Workday Licensing Gotchas Guide


Workday's growth strategy is dependent on preserving annual spend levels, driving long-term costs, and locking in their customer base. As a method to support their growth strategy, Workday uses terms and conditions to eliminate the feasibility of switching solutions or reducing annual fees. In this Workday report, we dive into the top Workday contract ‘Gotchas’ used to lock in customers and continually drive cost increases. The Workday contract language that is addressed in this report include:


1. Workday Renewal Increases & Caps


Workday's renewal language is very aggressive, often locking customers into an ever-increasing annual fee that is compounded by a fixed percentage and inflation. We detail what Workday renewal cap ranges we’ve observed, what Workday contract language and specific terms pose risks at renewal, and ways to achieve protective language from unforeseen Workday price increases in this section.


2. Workday Platform Bundling


Workday purposefully bundles many of their modules together in proposals to reduce price transparency and lock-in higher customer expansion costs. If all modules are bundled together, then customers would have to buy a full bundle, even if only specific modules are needed by the business. This section provides insights on what pricing details are necessary to fully mitigate license expansion risk with Workday.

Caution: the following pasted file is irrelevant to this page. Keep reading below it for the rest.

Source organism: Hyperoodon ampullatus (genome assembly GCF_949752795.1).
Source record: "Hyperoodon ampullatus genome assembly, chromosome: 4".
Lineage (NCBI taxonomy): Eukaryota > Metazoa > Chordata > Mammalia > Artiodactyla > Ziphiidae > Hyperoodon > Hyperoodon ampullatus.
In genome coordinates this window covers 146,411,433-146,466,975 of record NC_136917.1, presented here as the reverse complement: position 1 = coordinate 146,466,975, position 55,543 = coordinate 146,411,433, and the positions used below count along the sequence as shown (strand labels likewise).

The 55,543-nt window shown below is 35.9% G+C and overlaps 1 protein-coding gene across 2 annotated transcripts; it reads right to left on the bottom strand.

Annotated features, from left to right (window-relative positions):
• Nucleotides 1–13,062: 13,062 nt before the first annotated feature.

3. Workday's One-Size Model


Workday licenses their product based off a custom user metric called "Full-service Equivalency" or FSE. This metric defines the volume of licensing that needs to be purchased in a Workday deal. Workday's custom licensing metric is not always clear on how many FSEs are appropriate for a customer's environment, often leading to over-purchase by the customer. This section details the risks related to this licensing model and ways to minimize cost by identifying excess licensing that Workday make push in their definition of an "FSE" in your proposals.


Workday contract terms and conditions are an integral part of their supplier strategy. Workday will not concede to competitive terms without a strong negotiating position, because its success is tied to maintaining their standard contract language. To execute a successful Workday deal, negotiators need to be wary of all Workday contract risks and ways to protect their organization from future cost increases. For additional assistance on your Workday purchase, review some of the other ClearEdge resources listed below to help plan your strategy and mitigate risk.


Download Our Workday Licensing Gotchas Guide

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